Cost Transparency Short-Changed on 2020 Medicare Plan Finder Website

December 13, 2019                                                                               Also see:  2023 Medicare Plan Finder Initiative: Build, Back, Smarter -- 1/3/2022

By Alan Mittermaier

I count myself among the millions of Medicare beneficiaries who endured ads about reviewing 2020 Medicare coverage options during the recent annual enrollment period.  Running 24/7 alongside celebrity pitches by Joe Namath, Mike Ditka and Kelsey Grammer were Medicare-sponsored reminders to visit the updated website that launched October 1st.  What website visitors discover may disappoint, especially when seeking vital out-of-pocket cost details for the popular Medicare Advantage plans.  

Medicare Advantage plans with Part D drug coverage are most attractive to beneficiaries with few chronic illnesses that require costly emergency and specialized care services.  As with older housing and cars, older adults realize that aging is often accompanied with expensive repairs.  Identifying both current and future beneficiary health status (e.g. excellent, fair, poor) is important for anticipating medical and drug cost-sharing incurred by plan enrollees.  Surprisingly, the overhauled website no longer allows comparing plans on estimated annual out-of-pocket medical costs (excluding Part D drugs) by enrollee health status.  Instead, an “Estimated yearly cost” is displayed in each plan’s coverage details with the notation “You may expect to pay this amount for care if you’re in good health.  Actual costs will depend on how much care you wind up using.”  The absence of what constitutes “good health” status or an explanation about how Medicare arrives at an estimated yearly cost figure adds an opaque element to the daunting challenge of evaluating plan options.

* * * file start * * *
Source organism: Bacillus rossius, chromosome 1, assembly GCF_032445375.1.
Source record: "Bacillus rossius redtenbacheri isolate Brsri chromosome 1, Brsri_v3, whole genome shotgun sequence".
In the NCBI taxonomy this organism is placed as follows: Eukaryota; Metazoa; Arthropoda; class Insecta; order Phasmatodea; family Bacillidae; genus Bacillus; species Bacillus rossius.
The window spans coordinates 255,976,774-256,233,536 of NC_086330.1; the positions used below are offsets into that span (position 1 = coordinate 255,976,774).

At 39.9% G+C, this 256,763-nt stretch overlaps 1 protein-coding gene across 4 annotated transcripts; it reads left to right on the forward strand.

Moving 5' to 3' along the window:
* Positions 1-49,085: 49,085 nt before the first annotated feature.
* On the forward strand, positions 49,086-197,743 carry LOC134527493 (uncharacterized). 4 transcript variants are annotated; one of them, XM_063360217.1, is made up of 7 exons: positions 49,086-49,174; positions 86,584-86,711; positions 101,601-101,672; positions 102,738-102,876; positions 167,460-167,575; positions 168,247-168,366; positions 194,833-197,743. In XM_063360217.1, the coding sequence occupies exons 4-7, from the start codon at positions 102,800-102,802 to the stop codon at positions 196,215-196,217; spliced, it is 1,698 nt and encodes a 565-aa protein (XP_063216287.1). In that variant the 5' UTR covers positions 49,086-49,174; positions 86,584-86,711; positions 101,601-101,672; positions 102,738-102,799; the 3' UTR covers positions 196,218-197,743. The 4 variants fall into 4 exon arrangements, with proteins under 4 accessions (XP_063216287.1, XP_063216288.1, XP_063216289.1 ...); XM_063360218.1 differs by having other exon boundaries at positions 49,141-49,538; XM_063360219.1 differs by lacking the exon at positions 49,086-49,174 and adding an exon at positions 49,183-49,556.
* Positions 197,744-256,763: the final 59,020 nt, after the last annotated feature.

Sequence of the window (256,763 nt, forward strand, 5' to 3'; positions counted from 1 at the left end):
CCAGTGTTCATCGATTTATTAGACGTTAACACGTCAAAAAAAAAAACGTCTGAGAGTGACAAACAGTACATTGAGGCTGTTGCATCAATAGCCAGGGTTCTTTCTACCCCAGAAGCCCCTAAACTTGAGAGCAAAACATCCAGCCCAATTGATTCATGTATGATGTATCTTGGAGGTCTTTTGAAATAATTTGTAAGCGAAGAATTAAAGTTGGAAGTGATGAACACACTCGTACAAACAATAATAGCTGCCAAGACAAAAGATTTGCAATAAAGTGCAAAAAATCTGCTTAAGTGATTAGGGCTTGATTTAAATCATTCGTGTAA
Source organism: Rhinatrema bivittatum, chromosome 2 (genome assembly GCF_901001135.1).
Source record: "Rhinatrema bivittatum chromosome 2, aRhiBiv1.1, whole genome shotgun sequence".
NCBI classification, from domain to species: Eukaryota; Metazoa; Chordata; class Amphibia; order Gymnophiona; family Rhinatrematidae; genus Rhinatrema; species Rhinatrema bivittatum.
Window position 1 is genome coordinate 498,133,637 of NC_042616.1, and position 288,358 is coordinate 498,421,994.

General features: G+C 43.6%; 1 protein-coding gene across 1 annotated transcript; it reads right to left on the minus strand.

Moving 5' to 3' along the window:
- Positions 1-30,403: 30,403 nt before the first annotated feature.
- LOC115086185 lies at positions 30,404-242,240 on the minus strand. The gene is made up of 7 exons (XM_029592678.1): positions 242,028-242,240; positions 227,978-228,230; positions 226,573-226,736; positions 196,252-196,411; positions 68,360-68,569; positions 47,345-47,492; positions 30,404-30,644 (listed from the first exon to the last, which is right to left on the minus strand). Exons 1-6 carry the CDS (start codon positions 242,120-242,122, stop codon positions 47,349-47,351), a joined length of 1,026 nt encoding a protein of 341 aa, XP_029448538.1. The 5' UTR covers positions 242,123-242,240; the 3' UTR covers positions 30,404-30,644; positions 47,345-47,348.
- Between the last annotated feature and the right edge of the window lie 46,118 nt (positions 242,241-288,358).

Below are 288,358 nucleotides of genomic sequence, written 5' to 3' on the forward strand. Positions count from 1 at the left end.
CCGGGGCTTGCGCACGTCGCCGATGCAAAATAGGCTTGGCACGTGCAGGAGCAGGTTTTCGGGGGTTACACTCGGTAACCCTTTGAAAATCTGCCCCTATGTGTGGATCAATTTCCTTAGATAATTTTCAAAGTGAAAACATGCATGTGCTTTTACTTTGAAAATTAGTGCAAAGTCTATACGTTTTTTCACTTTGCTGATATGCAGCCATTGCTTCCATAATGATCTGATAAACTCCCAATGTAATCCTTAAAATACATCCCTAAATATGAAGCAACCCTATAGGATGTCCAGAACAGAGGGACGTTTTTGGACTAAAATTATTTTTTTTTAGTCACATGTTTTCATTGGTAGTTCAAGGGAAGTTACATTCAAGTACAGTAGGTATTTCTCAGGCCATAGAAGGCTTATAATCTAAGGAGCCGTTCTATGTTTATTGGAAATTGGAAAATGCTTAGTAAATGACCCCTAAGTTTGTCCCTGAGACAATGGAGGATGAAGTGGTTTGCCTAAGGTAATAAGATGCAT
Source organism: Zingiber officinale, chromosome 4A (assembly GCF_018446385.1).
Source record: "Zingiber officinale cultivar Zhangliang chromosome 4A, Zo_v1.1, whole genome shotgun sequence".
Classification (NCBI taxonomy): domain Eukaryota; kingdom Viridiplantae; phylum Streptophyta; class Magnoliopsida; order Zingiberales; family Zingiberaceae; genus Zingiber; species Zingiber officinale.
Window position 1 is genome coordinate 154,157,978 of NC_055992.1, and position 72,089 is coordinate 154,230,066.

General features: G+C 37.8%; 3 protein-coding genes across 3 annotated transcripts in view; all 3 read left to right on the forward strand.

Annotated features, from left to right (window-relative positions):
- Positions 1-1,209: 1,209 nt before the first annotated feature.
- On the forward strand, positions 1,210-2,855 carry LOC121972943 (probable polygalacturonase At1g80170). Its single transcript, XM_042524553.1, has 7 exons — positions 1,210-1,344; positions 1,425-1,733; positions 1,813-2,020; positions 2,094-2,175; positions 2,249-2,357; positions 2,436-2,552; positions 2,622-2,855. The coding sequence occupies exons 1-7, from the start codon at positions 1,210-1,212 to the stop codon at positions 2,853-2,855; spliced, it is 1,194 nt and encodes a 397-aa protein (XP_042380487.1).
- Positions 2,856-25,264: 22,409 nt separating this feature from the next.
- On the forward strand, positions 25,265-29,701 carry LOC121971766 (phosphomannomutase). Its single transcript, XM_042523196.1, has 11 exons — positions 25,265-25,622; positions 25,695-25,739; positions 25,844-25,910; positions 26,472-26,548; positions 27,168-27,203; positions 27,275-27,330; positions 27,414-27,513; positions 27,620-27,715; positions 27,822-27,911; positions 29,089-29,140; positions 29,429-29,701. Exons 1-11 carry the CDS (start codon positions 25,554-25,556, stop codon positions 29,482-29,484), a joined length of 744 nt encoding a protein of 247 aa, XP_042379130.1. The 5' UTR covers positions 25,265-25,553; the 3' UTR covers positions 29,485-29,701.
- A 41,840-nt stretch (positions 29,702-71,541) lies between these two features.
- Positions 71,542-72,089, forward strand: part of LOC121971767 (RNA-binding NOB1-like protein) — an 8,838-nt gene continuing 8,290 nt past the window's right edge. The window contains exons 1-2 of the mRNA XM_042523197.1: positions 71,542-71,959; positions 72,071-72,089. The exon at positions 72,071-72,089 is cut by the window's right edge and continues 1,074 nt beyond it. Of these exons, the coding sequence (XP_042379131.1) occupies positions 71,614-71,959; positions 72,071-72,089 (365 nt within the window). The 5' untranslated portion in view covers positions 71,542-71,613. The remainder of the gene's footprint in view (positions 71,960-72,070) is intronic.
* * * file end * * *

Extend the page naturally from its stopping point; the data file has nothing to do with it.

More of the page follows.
Since 2001, when I advised Medicare administrator Tom Scully on disclosing cost-sharing details, has offered beneficiaries shopping for Medicare plans the option to compare estimated annual costs among plans for multiple health status scenarios.  Eliminating this feature creates a transparency barrier for otherwise determining which plans have the most or least favorable benefit design components (premiums, deductibles, copays, maximum annual costs) as an enrollee’s health status declines.  These cost-sharing components are the moving parts that can expose beneficiaries to unexpected out-of-pocket costs.  For example, the most popular $0 premium Medicare Advantage plans typically impose higher office visit, hospitalization and drug copays than plans with affordable premiums. 

Finally, enhanced cost transparency allows beneficiaries to narrow the often overwhelming field of available plans down to a more manageable number from which to choose.  While cost-sharing should not be the sole basis for selecting a Medicare plan, beneficiaries can focus more confidently on other selection factors including provider care networks and drug coverage options.       

Sacrificing out-of-pocket cost transparency on the Medicare Plan Finder only undermines the peace-of-mind that older adults seek.  Medicare administrators should do more to “test, measure, learn” from Medicare beneficiaries and their proxies – family caregivers, agents, brokers, insurance program counselors – who often assist with making insurance decisions.  Never before has cost transparency been so vital to better inform all health care consumers.  Medicare beneficiaries should be no exception.        

Alan Mittermaier is president of HealthMetrix Research Inc. and in Columbus, OH.


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